My point is that it's not only the developers that make bad decisions in the building of hype, the fans are responsible for their share.

Sun Mar 09 2008 10:19AM Report
WRyan writes:

I think the best strategy to take here is never give your vision of the game, until right before launch.  This way, people don't do the whole "It's almost launch, and they still haven't put X-Factor in the game - at least we haven't heard any more about it or seen seenshots.

Look, it's simple.  Tell the fans at the get-go that you are working on some game.  Tell them basically what it is about, and what sort of gameplay it focuses on.  If the main theme of the game is a Fantasy themed game, with it's roots in high adventure - gamers should expect some serious questing.  If it's a Sci-Fi themed game with roots in exploration, then the gamer should expect a hefty crafting system and a huge huge world(s).

Never tell them anything except what you are currently working on.  Go into as many details as you want ABOUT WHAT YOU ARE CURRENTLY WORKING ON!  If you're tweaking AI - by all means... tell them anything they want to know, unless you want to keep a surprise.  If you're working on combat dynamics - have at it.  If you want to build a little hype, you might even tell them what the next step is, and what you envision for that.

"As you know, we have just received the last bit of concept art from the art department, and now we're ready to move into the meat and potatoes.  Right now, we're focusing on level design, and it is completely gorgeous.  We've got a cutting edge toolset at our disposal, which really allows us to sink our teeth into what we were looking for, and found a few surprises on what we didn't realise we could do in the process.  Our next big hurdle is character design, and we would like to get as close as possible to our concept art.  We have a few things we would really like to make shine, but we will talk more about that later."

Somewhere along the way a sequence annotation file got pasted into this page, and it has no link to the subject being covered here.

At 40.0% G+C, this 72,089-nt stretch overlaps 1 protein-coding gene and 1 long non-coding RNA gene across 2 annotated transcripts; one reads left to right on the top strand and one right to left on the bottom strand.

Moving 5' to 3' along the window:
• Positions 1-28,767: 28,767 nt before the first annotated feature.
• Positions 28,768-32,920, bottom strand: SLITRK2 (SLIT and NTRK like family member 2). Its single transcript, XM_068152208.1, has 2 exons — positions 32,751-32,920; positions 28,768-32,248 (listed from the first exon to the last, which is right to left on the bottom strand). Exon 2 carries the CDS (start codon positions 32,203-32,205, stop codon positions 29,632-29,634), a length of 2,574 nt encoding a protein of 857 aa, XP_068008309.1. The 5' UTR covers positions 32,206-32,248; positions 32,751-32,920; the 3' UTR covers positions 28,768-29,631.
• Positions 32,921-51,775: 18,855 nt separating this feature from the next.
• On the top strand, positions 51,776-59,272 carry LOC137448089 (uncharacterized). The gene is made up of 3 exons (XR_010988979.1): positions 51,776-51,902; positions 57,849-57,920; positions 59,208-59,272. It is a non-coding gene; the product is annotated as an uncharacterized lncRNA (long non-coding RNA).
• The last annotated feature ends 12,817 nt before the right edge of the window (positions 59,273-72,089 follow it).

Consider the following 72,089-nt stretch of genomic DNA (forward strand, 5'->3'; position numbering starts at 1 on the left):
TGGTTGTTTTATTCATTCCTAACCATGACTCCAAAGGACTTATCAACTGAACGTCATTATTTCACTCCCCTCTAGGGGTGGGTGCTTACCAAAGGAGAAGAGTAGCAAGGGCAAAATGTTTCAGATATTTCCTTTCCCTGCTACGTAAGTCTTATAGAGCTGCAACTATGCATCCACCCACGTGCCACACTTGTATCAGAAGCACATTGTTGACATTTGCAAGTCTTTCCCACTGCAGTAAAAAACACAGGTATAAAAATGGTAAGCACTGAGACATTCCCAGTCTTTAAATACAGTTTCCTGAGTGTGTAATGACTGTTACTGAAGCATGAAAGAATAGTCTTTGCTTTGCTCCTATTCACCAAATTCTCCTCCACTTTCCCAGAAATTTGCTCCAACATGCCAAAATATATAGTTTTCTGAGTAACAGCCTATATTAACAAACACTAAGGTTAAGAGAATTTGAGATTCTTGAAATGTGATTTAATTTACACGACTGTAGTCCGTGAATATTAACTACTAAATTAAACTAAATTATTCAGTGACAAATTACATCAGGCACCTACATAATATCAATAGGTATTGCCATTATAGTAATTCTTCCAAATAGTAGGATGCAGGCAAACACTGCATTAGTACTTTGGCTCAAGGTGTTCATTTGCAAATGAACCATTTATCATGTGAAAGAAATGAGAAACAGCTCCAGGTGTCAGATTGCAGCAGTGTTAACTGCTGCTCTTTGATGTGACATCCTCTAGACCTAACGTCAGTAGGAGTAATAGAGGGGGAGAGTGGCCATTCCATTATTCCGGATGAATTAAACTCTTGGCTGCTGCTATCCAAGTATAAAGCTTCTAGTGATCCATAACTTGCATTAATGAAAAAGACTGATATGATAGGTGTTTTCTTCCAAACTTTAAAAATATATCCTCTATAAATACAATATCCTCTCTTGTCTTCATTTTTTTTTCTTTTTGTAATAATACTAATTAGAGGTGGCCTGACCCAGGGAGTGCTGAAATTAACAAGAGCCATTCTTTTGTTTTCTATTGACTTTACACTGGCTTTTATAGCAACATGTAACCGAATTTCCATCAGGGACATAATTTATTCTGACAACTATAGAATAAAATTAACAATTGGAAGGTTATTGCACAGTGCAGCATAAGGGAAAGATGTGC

Simple.  Easy.  It works.  You tell the player what they need to know, and keep them guessing for whats to come.  Sure, they may ask about PvP and if it will be skill based or level based and all sorts of questions that have nothing to do with your current objectives.  How do you handle this?

"Right now, we're focussing on these current issues.  Our design team has come up with a great system that employs many new facets of MMO gameplay, along with a few familiar ones to help smooth things along.  As far as PvP is concerned, let's get real here - you know there is going to be PvP.  Will it be at launch?  At this time, I can't say.  Skill based or level based?  It's been decided, but I'm not allowed to talk about it."

These are just examples....

Sun Mar 09 2008 1:49PM Report
FlyingSquid writes:

Very interesting points and all from all of you, I enjoyed reading them, thx for the feedback.

Tue Mar 11 2008 12:53AM Report
sdozer writes:

What makes me laugh is when people ask specific questions. hahahaha. Don't feed the wolves!

Mon Jun 16 2008 3:27PM Report writes: